Anyone connected with Glasgow University should be fascinated by The Hunterian Museum Poems - A History of the World in Objects and Poems, edited by Alan Riach. In it, contemporary poets respond to the amazingly varied collections of the museum – from dinosaur remains and Roman and Egyptian artefacts to products of the Industrial Revolution, and medical advances.

The book is a companion piece to a volume of poems prompted by paintings in the Hunterian collection.

Today’s poem is by Edwin Morgan, Scotland’s first modern Makar and distinguished Gilmorehill academic.

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THE BEARSDEN SHARK

O what a whack of a black of a sleek sweet cheeky tail in its big blue den

Of water! There were no bears then!

Waterworld it was, warm and salty, wet and scary,

Wild shapes, no ships, no sheep, no sheep-dip, a deep deep, very!

Fish but no fishermen, no fishmen, no kingfishers, no kings,

Fish fishing for fish, yes, anglers, rays, jaws, shocks, wings,

And all those early murky milky things,

Stings on strings, things that spring.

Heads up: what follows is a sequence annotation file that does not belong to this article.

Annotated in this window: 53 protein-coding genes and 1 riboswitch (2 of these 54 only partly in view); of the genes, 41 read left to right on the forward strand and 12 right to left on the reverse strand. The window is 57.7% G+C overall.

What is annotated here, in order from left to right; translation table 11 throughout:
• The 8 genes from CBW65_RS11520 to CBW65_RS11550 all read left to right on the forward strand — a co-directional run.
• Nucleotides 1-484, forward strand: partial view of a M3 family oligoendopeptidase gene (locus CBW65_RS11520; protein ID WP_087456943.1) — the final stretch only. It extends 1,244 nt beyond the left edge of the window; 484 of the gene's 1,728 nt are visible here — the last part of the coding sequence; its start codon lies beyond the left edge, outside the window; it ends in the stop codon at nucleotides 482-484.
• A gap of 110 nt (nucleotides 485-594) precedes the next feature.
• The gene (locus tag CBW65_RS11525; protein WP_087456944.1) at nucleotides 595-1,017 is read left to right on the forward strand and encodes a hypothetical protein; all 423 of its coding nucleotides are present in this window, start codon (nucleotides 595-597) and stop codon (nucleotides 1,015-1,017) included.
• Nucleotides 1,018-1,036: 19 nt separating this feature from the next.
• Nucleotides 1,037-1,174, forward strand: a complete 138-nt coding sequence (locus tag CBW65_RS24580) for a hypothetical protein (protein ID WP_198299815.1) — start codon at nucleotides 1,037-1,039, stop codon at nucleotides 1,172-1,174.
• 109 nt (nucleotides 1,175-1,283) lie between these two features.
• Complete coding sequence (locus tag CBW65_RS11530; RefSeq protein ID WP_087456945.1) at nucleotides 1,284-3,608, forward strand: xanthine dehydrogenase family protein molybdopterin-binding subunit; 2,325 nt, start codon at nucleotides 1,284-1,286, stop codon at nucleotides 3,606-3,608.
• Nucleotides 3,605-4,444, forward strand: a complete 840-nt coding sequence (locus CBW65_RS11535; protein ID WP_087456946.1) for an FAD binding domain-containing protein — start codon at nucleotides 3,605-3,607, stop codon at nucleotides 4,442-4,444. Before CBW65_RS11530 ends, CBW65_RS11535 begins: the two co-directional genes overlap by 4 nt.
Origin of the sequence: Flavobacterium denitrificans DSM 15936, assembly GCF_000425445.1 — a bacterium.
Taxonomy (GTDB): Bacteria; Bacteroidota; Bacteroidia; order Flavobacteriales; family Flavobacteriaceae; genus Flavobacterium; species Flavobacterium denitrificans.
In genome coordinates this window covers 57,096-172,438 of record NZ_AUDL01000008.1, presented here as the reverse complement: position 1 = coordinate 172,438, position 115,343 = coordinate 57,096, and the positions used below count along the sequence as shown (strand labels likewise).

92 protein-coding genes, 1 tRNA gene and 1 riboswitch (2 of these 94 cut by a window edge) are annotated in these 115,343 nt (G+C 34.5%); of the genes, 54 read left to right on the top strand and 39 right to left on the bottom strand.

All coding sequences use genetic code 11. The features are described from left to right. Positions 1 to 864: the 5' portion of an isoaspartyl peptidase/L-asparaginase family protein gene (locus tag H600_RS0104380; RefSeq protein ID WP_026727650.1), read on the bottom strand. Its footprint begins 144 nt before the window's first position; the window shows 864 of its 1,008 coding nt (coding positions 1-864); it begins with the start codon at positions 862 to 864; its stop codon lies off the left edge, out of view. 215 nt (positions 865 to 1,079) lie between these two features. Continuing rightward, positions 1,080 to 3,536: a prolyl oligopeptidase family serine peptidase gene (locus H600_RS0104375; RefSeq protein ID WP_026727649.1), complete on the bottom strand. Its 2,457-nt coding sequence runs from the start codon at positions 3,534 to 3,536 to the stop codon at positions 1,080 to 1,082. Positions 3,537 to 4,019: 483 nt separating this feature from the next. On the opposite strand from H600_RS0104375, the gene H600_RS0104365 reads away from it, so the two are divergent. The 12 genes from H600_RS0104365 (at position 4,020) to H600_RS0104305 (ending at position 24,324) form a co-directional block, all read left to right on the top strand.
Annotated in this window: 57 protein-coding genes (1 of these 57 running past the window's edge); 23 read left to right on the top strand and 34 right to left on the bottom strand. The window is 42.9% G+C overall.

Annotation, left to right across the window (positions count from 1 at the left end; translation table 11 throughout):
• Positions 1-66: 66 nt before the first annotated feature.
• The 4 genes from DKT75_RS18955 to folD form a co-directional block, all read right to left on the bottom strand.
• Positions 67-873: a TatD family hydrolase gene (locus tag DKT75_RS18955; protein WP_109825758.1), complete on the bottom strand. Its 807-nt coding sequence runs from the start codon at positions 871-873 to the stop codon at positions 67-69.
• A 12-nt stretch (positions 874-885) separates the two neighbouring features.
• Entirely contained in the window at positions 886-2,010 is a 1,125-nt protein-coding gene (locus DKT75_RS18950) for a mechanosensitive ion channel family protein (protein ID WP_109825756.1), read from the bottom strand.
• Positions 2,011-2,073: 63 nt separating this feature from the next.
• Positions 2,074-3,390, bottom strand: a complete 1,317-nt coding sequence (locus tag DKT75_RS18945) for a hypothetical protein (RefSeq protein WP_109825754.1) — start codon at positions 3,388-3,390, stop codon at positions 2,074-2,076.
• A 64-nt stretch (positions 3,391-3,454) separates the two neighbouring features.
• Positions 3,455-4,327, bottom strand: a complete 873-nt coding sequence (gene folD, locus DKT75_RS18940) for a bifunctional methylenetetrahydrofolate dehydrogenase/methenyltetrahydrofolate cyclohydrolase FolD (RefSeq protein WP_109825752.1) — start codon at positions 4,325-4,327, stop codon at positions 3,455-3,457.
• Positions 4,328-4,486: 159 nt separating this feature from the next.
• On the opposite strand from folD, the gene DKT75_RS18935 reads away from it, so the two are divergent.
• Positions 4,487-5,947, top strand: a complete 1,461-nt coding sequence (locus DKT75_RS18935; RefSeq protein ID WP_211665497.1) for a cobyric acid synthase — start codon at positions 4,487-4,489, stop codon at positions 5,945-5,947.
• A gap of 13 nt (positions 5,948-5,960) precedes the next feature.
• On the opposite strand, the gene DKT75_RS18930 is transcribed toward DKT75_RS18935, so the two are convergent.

Through shoal and shining flock and froth and freath and freaky frisky flashers, like a liner,

The Bearsden shark coasts casually, kinglily, killingly casual, casing the scales, lazily pacing

and chasing, lord of the place, of the plaice, lordly diner.

Little does he know of land and ocean, change and chance,

Little would he care if he knew. Little would he change if he cared. Little would he love if he

changed it. His is reality without remorse or romance.

Heroic long-dead creature, waiting in death

To be discovered, uncovered, recovered, recalled from the cold solid soil that never felt your

breath:

We have you in a fosse, a fossil, a fragile long-forgotten force of our growing, growling,

grounded, founded but bounding, bonding and unbonding earth.